A friend of mine on seeing my letter to the media concerning alternative agricultural operations and especially aquaculture asked me how growing a few fish can be a bigger industry than the massive sugar cane industry with all of the capital and other infrastructure sugar represents as an industry. How can aquaculture give us more income than sugar?
There are two main reasons why it is so: 1. Climatic conditions ‒ the PPP which cannot grow sugar cane under these wet conditions always blames the weather. But an analysis of the weather pattern over the past 100 years tells us that even though we have had wet periods and dry periods, the rainfall is not more today than it was several decades, even a century ago. For example, I wrote a commentary in January 2004 predicting much of what you are seeing now. In it I said, “Ladies and gentlemen the PPP have been very lucky in the 11 odd years they have been in power; in none of those 11 years have they had to deal with the traditional high rainfall this country experiences, especially along the east and west coast from Abary to Uitvlugt. And they have been complacent in the way they have maintained the existing infrastructure on the coast, since coming to power, especially in regions 4 & 5.” I then gave this example of the period 1966 to 1976 and I do not need to remind anyone that we had the sugar industry then: “Let me give you the rainfall that occurred in this country between 1966 and 1976 to establish the high levels this country can traditionally expect, and for this I will give you the rainfall as recorded at Houston estate during those years.
In 1966 the rainfall was 118.4 inches; in 1967 it was 165.69 inches; in 1968 it was 131.20 inches; in 1969 it was 110.71 inches; in 1970 it was 157.89 inches; in 1971 it was 140.79 inches; in 1972 it was 112.05 inches; in 1973 it was 125.95 inches; in 1974 it was 116.93 inches; in 1975 it was 129.87 inches; and in 1976 it was 146.93 inches. We did not know about El Nino but we knew that there were years of extremely high rainfall alternating with several years of low rainfall.” In no year since 2005 have we received anywhere near these rainfall numbers.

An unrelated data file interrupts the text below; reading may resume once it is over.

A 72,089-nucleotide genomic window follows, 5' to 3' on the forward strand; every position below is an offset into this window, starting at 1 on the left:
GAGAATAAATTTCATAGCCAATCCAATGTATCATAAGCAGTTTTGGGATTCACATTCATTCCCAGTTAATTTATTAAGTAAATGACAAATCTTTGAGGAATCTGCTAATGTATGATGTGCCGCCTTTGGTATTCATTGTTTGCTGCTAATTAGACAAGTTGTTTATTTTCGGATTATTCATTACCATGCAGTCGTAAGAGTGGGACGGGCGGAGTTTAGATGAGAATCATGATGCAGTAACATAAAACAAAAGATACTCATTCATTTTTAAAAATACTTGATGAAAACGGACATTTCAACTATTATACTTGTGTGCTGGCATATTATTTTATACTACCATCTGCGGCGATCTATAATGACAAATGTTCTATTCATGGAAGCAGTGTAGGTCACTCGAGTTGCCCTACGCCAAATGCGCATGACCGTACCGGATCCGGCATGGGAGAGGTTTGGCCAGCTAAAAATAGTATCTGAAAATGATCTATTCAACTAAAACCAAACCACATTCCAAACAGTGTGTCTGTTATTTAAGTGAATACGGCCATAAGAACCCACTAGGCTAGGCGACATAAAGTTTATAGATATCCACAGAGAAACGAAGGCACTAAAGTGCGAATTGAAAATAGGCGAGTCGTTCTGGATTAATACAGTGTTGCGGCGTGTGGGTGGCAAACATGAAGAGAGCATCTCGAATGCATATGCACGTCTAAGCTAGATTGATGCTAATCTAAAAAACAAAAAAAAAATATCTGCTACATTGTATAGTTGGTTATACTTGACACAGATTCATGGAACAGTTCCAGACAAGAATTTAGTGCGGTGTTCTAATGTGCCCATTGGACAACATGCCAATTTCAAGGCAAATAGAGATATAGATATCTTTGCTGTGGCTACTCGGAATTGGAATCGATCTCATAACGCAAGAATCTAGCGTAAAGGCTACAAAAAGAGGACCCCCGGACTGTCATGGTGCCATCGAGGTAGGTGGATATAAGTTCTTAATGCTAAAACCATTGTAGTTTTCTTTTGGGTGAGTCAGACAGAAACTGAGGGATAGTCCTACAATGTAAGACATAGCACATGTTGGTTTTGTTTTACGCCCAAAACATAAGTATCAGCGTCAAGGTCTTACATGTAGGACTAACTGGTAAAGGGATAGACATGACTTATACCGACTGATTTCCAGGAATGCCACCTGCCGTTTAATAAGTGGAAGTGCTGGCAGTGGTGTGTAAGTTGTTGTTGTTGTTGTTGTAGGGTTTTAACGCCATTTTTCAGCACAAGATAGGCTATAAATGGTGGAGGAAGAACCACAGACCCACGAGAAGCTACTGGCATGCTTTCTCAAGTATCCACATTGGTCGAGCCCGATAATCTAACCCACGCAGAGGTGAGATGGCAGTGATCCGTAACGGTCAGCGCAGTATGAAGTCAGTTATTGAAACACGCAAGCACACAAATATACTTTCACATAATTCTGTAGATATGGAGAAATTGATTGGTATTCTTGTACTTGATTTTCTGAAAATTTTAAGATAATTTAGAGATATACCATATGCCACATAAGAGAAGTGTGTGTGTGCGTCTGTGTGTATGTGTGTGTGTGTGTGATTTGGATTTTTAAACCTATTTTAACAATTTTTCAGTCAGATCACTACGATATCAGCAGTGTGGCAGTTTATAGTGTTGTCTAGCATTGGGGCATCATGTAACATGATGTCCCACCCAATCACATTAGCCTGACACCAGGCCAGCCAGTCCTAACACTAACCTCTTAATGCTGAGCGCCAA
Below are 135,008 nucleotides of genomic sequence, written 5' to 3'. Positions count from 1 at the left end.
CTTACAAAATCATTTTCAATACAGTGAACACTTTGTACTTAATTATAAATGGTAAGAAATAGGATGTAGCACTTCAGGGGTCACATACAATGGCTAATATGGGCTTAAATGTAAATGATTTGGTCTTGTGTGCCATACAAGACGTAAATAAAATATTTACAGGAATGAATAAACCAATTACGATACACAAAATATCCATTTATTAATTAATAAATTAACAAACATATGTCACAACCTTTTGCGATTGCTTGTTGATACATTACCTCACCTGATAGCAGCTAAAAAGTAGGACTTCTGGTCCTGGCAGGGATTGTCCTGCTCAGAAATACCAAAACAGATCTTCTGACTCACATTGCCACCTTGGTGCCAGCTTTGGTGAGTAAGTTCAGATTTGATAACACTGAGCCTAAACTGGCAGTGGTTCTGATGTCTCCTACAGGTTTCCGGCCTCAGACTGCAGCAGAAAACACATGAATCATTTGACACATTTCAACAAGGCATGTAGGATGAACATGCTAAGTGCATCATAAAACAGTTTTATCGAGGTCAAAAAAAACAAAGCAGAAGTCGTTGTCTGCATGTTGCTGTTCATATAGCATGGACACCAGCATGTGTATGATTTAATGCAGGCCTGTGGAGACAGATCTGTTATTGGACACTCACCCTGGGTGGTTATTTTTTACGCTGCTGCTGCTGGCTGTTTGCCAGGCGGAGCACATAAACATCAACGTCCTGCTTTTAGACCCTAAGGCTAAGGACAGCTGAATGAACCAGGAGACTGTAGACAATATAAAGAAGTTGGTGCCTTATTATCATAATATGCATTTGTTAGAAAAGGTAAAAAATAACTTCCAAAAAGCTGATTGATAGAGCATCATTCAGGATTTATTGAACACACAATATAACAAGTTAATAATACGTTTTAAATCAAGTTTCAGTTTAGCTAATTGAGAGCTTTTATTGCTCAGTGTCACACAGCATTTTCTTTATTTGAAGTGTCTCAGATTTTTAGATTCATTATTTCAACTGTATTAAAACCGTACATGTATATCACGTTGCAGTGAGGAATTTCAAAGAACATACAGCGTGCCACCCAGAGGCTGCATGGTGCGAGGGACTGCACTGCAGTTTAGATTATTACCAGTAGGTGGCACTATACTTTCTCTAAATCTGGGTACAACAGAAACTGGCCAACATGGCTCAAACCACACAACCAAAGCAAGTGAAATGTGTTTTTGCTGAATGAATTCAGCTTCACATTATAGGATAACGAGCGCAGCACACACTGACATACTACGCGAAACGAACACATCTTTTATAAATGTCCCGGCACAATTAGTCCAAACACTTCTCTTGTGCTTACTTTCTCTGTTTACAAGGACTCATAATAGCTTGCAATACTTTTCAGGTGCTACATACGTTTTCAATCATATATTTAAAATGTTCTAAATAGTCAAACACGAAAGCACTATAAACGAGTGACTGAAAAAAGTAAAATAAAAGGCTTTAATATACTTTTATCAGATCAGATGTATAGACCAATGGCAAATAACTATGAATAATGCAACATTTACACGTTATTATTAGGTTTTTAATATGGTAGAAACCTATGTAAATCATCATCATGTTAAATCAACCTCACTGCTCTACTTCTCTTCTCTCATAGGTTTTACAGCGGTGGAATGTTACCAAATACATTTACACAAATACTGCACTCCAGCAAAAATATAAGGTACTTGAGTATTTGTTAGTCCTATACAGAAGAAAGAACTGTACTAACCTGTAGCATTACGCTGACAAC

And the reason we have this high rainfall is simple, located as we are in the Inter Tropical Convergence Zone (ITCZ) which is a band 10 degrees north and 10 degrees south of the equator, where the northern and southern trade winds meet, this country has two rainfall seasons a year; all other countries which are located greater than 10 degrees north or south of the equator will only experience one rainfall period a year.
Also Guyana experiences more rainfall than 96% of the rest of the land area of the planet, making it one of the wettest places in the world with an average precipitation of over 80 inches a year. The PPP have only just discovered this fact and blame the rain for all of their incompetence, but this high rainfall has been going on for most of our history, and I am talking about since the dawn of time history.
To make a bad situation worse we cannot drain this high rainfall until the tide is low on the coast, and most of the time the land is soggy and anywhere in the sugar belt in Demerara if you dig a hole in the ground 18 inches deep you will hit ground water; in Berbice it may be a little deeper, perhaps a little over 24 inches.
2. It is not feasible to convert our cane cultivation which has a cambered bed layout with deep drains located every 36 ft into something which can accommodate mechanical harvesting; all efforts to do this are failing Sangster in GuySuCo is telling us about a system which he feels confident will work but even if we use his high 40 tons per hour reaping and not our 25 tons an hour reaping numbers, which is our information, using a machine which is capable of cutting 100/150 tonnes an hour under the right field conditions in Australia for example, I wonder if he has even thought of the cost repercussions of doing this ‒ ie using a $75 million cane harvester at 40% of its rated capacity, creating so much damage to the fields that they have been forced to manufacture a special tool to undo the damage to these soft, muddy field after harvest. It’s madness.
During late 2005 the government called for a fast track development plan to develop aquaculture in Guyana since our conditions were considered perfect for this sort of application. Since we had such a massive competitive advantage, because of the same conditions which would make the mechanisation of sugar cane in Guyana impossible, namely, an abundance of water, and a field layout of almost perfect 10 acre ponds which thanks to the Dutch, the slaves and the indentured labourers are perfect for aquaculture.
We obtained a loan of US$1 million from the IDB, and the Ministry of Agriculture and an association of private individuals which was called the National Aquaculture Association of Guyana (NAAG) was formed in 2006. But the trial which followed was seen as a small and middle sized farmer operation by the government and not a full-blown industrial operation of aquaculture displacing sugar-cane farming. My own research informs me that worldwide small scale aquaculture has not proved to be very successful compared to large-scale operations.